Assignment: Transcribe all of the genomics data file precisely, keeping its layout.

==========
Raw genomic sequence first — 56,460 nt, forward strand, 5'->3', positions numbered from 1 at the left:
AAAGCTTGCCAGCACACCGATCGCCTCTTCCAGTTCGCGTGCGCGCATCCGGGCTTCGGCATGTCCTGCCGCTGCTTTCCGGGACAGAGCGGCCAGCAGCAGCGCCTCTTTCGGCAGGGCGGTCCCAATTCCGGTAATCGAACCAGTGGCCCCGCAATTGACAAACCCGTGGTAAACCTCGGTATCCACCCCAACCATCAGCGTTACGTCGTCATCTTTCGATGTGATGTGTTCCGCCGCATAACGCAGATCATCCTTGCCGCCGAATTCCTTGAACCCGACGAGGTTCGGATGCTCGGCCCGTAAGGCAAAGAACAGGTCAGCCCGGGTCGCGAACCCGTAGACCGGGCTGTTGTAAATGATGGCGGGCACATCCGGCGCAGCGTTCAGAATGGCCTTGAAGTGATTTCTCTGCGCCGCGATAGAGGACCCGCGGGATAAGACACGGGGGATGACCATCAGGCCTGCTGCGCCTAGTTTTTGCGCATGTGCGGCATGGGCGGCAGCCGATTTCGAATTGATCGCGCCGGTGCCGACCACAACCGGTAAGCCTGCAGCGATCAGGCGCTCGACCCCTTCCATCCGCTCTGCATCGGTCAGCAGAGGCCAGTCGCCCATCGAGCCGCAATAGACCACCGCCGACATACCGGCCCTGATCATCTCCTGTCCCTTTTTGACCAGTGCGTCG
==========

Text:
Raw genomic sequence first — 56,460 nt, forward strand, 5'->3', positions numbered from 1 at the left:
AAAGCTTGCCAGCACACCGATCGCCTCTTCCAGTTCGCGTGCGCGCATCCGGGCTTCGGCATGTCCTGCCGCTGCTTTCCGGGACAGAGCGGCCAGCAGCAGCGCCTCTTTCGGCAGGGCGGTCCCAATTCCGGTAATCGAACCAGTGGCCCCGCAATTGACAAACCCGTGGTAAACCTCGGTATCCACCCCAACCATCAGCGTTACGTCGTCATCTTTCGATGTGATGTGTTCCGCCGCATAACGCAGATCATCCTTGCCGCCGAATTCCTTGAACCCGACGAGGTTCGGATGCTCGGCCCGTAAGGCAAAGAACAGGTCAGCCCGGGTCGCGAACCCGTAGACCGGGCTGTTGTAAATGATGGCGGGCACATCCGGCGCAGCGTTCAGAATGGCCTTGAAGTGATTTCTCTGCGCCGCGATAGAGGACCCGCGGGATAAGACACGGGGGATGACCATCAGGCCTGCTGCGCCTAGTTTTTGCGCATGTGCGGCATGGGCGGCAGCCGATTTCGAATTGATCGCGCCGGTGCCGACCACAACCGGTAAGCCTGCAGCGATCAGGCGCTCGACCCCTTCCATCCGCTCTGCATCGGTCAGCAGAGGCCAGTCGCCCATCGAGCCGCAATAGACCACCGCCGACATACCGGCCCTGATCATCTCCTGTCCCTTTTTGACCAGTGCGTCG